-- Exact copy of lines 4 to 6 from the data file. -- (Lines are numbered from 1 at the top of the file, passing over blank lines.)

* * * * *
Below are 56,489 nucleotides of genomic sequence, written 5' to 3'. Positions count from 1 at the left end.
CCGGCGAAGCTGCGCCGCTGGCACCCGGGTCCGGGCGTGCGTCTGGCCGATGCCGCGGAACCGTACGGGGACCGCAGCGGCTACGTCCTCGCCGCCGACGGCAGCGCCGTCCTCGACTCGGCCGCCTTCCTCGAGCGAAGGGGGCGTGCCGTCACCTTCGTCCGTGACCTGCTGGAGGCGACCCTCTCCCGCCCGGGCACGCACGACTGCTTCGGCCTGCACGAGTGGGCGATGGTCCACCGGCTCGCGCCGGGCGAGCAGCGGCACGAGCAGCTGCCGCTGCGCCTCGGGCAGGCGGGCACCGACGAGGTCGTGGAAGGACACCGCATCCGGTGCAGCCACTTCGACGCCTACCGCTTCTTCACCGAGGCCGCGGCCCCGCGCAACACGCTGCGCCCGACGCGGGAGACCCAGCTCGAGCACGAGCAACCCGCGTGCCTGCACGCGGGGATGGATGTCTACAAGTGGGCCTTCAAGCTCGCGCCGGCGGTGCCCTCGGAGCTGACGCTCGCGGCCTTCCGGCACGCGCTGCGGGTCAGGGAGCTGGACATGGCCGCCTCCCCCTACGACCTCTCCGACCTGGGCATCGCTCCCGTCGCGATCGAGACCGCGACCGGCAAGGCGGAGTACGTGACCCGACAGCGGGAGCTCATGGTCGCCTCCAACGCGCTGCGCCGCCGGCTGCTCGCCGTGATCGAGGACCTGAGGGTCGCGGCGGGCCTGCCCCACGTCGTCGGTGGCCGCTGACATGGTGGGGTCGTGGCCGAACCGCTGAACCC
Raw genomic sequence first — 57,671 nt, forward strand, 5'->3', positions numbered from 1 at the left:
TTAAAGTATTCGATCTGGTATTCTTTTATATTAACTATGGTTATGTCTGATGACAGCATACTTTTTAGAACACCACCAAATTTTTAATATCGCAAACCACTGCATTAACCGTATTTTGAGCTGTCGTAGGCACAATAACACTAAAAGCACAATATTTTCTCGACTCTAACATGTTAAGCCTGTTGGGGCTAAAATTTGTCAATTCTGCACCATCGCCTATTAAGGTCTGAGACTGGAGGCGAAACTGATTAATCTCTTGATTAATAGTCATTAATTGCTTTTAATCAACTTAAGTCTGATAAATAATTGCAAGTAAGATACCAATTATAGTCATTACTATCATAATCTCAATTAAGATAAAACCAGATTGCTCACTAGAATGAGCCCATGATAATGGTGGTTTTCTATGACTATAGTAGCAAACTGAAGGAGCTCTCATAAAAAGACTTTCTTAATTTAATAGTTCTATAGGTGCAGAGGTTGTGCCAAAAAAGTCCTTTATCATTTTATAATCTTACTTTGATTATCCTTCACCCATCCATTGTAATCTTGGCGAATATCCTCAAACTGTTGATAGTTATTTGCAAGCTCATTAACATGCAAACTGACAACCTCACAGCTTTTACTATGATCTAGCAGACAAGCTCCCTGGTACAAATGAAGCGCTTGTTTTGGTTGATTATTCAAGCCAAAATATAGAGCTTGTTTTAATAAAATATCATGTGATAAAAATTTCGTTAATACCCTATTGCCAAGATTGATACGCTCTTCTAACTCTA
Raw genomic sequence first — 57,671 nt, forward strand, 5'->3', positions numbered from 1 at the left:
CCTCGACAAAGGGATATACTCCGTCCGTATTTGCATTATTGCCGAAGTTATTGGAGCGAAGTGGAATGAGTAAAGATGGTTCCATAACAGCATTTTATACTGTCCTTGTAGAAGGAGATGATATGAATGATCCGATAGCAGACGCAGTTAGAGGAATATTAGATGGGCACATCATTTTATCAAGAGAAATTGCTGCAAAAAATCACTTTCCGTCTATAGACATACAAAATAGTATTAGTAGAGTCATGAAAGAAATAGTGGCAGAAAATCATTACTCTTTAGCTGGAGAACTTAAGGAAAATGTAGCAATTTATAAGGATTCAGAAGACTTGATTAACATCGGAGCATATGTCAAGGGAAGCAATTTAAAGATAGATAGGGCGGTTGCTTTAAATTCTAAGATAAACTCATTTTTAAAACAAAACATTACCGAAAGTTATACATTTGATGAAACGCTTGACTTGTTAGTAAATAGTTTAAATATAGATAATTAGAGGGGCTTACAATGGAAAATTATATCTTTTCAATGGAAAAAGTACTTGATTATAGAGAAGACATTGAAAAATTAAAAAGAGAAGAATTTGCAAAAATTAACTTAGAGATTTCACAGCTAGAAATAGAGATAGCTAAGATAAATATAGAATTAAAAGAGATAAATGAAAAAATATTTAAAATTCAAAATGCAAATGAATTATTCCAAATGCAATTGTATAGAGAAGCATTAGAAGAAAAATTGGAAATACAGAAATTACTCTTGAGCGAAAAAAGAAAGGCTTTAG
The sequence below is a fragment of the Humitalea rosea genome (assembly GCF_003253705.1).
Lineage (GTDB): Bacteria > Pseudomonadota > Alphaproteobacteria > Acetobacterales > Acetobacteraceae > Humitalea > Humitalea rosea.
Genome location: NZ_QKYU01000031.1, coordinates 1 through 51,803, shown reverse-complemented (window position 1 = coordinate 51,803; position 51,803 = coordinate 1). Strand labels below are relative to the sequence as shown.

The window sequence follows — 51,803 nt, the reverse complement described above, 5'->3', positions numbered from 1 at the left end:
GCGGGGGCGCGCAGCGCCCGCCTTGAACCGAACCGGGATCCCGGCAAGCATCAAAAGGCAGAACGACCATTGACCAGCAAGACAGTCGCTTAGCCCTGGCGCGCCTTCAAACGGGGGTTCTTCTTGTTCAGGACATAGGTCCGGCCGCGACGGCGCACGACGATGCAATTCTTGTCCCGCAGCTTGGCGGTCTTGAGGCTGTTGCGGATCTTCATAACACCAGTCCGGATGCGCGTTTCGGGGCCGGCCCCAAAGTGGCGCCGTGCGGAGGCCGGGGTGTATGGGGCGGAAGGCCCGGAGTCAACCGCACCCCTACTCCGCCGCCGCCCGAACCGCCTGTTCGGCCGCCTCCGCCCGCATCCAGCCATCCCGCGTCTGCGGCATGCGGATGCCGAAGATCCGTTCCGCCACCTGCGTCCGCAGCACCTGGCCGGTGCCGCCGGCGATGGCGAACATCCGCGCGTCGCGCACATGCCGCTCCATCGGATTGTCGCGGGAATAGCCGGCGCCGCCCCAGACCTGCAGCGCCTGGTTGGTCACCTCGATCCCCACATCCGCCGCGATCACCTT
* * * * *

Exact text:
TTAAAGTATTCGATCTGGTATTCTTTTATATTAACTATGGTTATGTCTGATGACAGCATACTTTTTAGAACACCACCAAATTTTTAATATCGCAAACCACTGCATTAACCGTATTTTGAGCTGTCGTAGGCACAATAACACTAAAAGCACAATATTTTCTCGACTCTAACATGTTAAGCCTGTTGGGGCTAAAATTTGTCAATTCTGCACCATCGCCTATTAAGGTCTGAGACTGGAGGCGAAACTGATTAATCTCTTGATTAATAGTCATTAATTGCTTTTAATCAACTTAAGTCTGATAAATAATTGCAAGTAAGATACCAATTATAGTCATTACTATCATAATCTCAATTAAGATAAAACCAGATTGCTCACTAGAATGAGCCCATGATAATGGTGGTTTTCTATGACTATAGTAGCAAACTGAAGGAGCTCTCATAAAAAGACTTTCTTAATTTAATAGTTCTATAGGTGCAGAGGTTGTGCCAAAAAAGTCCTTTATCATTTTATAATCTTACTTTGATTATCCTTCACCCATCCATTGTAATCTTGGCGAATATCCTCAAACTGTTGATAGTTATTTGCAAGCTCATTAACATGCAAACTGACAACCTCACAGCTTTTACTATGATCTAGCAGACAAGCTCCCTGGTACAAATGAAGCGCTTGTTTTGGTTGATTATTCAAGCCAAAATATAGAGCTTGTTTTAATAAAATATCATGTGATAAAAATTTCGTTAATACCCTATTGCCAAGATTGATACGCTCTTCTAACTCTA
Raw genomic sequence first — 57,671 nt, forward strand, 5'->3', positions numbered from 1 at the left:
CCTCGACAAAGGGATATACTCCGTCCGTATTTGCATTATTGCCGAAGTTATTGGAGCGAAGTGGAATGAGTAAAGATGGTTCCATAACAGCATTTTATACTGTCCTTGTAGAAGGAGATGATATGAATGATCCGATAGCAGACGCAGTTAGAGGAATATTAGATGGGCACATCATTTTATCAAGAGAAATTGCTGCAAAAAATCACTTTCCGTCTATAGACATACAAAATAGTATTAGTAGAGTCATGAAAGAAATAGTGGCAGAAAATCATTACTCTTTAGCTGGAGAACTTAAGGAAAATGTAGCAATTTATAAGGATTCAGAAGACTTGATTAACATCGGAGCATATGTCAAGGGAAGCAATTTAAAGATAGATAGGGCGGTTGCTTTAAATTCTAAGATAAACTCATTTTTAAAACAAAACATTACCGAAAGTTATACATTTGATGAAACGCTTGACTTGTTAGTAAATAGTTTAAATATAGATAATTAGAGGGGCTTACAATGGAAAATTATATCTTTTCAATGGAAAAAGTACTTGATTATAGAGAAGACATTGAAAAATTAAAAAGAGAAGAATTTGCAAAAATTAACTTAGAGATTTCACAGCTAGAAATAGAGATAGCTAAGATAAATATAGAATTAAAAGAGATAAATGAAAAAATATTTAAAATTCAAAATGCAAATGAATTATTCCAAATGCAATTGTATAGAGAAGCATTAGAAGAAAAATTGGAAATACAGAAATTACTCTTGAGCGAAAAAAGAAAGGCTTTAG